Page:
Communities that live along Line 9 have started to mobilize against Enbridge’s proposal. Considering that we live in the days of superstorms and unprecedented heat waves, mobilization may be the only way we can get out of the bind we now find ourselves in. The past few years, with the Occupy movement and Idle No More, have given us examples of how to mobilize and resist callous and short-sighted policies—examples of how people-power from the grassroots is a potent force to be reckoned with!
Protesting colonial plunder and ecological destruction may not be ‘legal’, but it’s right!
Indigenous Desk- 4:06pm / 9 Feb 2013
This morning around 10:00am, Montreal police reportedly arrested 36 people who were protesting outside the Palais des Congrès, where Montreal Board of Trade was hosting a natural resources conference.
The protest was dubbed ‘Protest Against Plan Nord 2.0’ on the Facebook event page. Opponents of the resource extraction plan point out that the conference’s objective is simply to advance the previous Liberal government’s Plan Nord, which is now being rebranded in the hands of the Parti Quebecois government of Pauline Marois as “Le Nord pour tous” (The North For All). The 25-year project is estimated to bring in $80 billion in investments and create 20,000 jobs. The government scheme is being used to turn working-class people in Quebec – especially in rural and northern regions – against indigenous people’s struggles and the concerns of those who foresee the ecological damage.
People’s journalist and Basics correspondent Louisa Worrell was live on the scene and reported some 400-500 people in attendance, “a mix of generations and people including Anglophones, Francophones and Innu.” Aaron Lakoff of the Montreal Media Co-Op recently reported on the developing resistance of Innu communities to the massive resource extraction plan.
Worrell was among the dozens arrested after police attacked the demonstration. Worrell, texting to Basics live from her holding cell on her unconfiscated phone, reported being arrested “after yelling at police to stop hurting protestors.”
“I began yelling when I noticed 4 cops on top of one person ‘arresting’ him… This reminded me of Junior Manon [18-year old killed by police in Toronto]… and others who have been victim of the ‘pain compliance’ tactics of police force.” Worrell also reported being taken in with 9 minors “who were arrested for having sung in front of the building.”
A short video on CBC.ca shows a barrage of riot police storming a crowd of dispersing protestors. The police attacked the demonstration after a window was broken at the conference site, which one Facebook user on the Plan Nord 2.0 page attributed to police agents. Whether it was an of righteous anger or a police plant setting up the protest to be attacked, the whole rally was criminalized not on the basis of a broken window pane. Sgt. Ian Lafrenière of the Montreal police said 32 of the people arrested will be charged with taking part in an illegal assembly – deemed “illegal” because protestors failed to provide police with an itinerary in advance.
Speaking on behalf of Basics Community News Service, Chairperson JD Benjamin demanded the immediate release of Worrell and all the other protestors, and the dropping of all trumped up charges. “The alleged ‘crimes’ of today’s protestors will not obscure the violence meted out by Montreal police against people exercising their basic democratic rights, nor will it divert our attention from the violence that will be conducted on the environment in northern Quebec and the Innu, Cree, and Inuit communities that will see their ancestral lands ruined by Pauline Marois’s plunderous Plan Nord 2.0.”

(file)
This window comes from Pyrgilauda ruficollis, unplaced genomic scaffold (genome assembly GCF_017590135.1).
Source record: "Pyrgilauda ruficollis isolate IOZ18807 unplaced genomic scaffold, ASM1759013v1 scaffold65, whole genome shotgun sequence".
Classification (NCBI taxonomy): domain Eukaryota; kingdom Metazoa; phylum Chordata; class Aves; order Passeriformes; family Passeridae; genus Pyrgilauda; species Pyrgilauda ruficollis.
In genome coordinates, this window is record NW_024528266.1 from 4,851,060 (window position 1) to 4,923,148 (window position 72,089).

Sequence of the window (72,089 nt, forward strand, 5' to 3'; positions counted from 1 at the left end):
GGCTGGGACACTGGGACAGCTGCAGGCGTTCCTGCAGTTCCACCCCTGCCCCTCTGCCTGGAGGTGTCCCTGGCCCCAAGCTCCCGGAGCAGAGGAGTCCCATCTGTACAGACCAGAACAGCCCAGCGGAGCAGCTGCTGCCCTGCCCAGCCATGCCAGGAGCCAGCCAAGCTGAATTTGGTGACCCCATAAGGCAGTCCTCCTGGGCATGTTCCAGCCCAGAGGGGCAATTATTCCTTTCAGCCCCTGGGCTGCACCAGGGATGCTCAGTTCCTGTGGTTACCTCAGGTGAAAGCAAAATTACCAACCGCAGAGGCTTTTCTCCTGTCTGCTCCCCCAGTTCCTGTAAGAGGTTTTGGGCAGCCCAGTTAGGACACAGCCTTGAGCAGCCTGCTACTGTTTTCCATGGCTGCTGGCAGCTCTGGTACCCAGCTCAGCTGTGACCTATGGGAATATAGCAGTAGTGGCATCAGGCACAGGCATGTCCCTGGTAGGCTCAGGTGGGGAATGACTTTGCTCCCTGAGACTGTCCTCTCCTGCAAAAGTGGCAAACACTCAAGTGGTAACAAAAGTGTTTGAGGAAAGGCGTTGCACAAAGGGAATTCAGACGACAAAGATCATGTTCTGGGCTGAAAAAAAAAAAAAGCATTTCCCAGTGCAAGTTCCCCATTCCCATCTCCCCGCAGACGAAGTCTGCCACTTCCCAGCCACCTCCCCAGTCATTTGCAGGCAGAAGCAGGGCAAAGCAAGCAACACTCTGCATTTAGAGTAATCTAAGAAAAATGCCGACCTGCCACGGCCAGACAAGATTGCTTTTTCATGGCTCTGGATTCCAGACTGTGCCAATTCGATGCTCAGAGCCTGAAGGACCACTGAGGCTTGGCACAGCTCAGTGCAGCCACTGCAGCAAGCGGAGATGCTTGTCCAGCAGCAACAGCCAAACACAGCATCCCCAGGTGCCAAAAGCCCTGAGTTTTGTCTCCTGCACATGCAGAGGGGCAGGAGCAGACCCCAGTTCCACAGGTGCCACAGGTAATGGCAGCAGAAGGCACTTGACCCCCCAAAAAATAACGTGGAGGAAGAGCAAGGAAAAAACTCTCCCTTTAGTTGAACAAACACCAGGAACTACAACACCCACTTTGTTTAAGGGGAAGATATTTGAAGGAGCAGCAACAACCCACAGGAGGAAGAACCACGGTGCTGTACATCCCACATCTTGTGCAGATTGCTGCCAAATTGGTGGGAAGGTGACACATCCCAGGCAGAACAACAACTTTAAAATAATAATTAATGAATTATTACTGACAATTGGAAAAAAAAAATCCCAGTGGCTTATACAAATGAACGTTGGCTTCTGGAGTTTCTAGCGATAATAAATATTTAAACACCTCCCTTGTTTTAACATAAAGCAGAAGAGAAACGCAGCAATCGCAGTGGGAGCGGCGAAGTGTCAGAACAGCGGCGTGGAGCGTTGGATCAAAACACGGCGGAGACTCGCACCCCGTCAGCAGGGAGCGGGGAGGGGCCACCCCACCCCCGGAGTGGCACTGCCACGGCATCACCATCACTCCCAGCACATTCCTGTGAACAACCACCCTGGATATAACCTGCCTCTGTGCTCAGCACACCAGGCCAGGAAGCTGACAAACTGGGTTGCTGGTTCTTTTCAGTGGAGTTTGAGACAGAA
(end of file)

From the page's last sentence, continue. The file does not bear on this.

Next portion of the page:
ZAD Movement in France Reflecting a Strong Anti-Capitalism
by Julie Gorecki, Basics Community News Service
PARIS – In the forests of the small French village of Notre-Dame-des-Landes (NDDL), you’ll find farmers ignoring eviction notices, activists strapped to tree tops, and police barricades surrounding the area. When entering NDDL you see the word “ZAD” sprayed all across city walls and road signs. It means “Zone a Défendre”, or “Zone to Defend” in English. Stop signs are plastered with stickers that read “No Airport!”
The mobilization against the construction of a second airport outside of the French city of Nantes came out of a 2009 French Climate Camp. The aim, was the same as all other climate camps that had gained serious force in Europe at the time; self sustain, educate, debate and mobilize towards “system change not climate change.” Direct actions were planned in week one and executed in week two. It was here that climate justice activists started planning to block the development of the airport. The first step was occupying the land where the airport would be built. In the following months a small group indefinitely moved into the forests of NDDL and started constructing cabins. They sent out a call out across Europe mobilizing activists to join them in an anti-capitalist movement saying “NON!” to the new airport.
Three years later a wide range of leftist groups from France and abroad inhabits the area. It has become what some call a self-sustaining community of “eco-anti-capitalist resistance”, while others have labeled it “Europe’s largest post capitalist protest camp.” Whichever way you look at it, it has become a prime example of direct action for system change in Europe.
Today, groups present at ZAD range from the association of farmers, to trade unionists, radical environmentalists and anarchists. There is also a heavy dose of those who wear no political label but are deeply engaged, while artist activists are also out in good numbers. In the midst of this diversity of radical political stripes and sectors, there is a powerful solidarity between the inhabitants, who are now known as “Zadists.” They are united by one common end – challenge the exploitation of our current economic system by stopping the construction of an airport, do so by physically occupying the land where they plan to build it, and autonomously construct the alternative.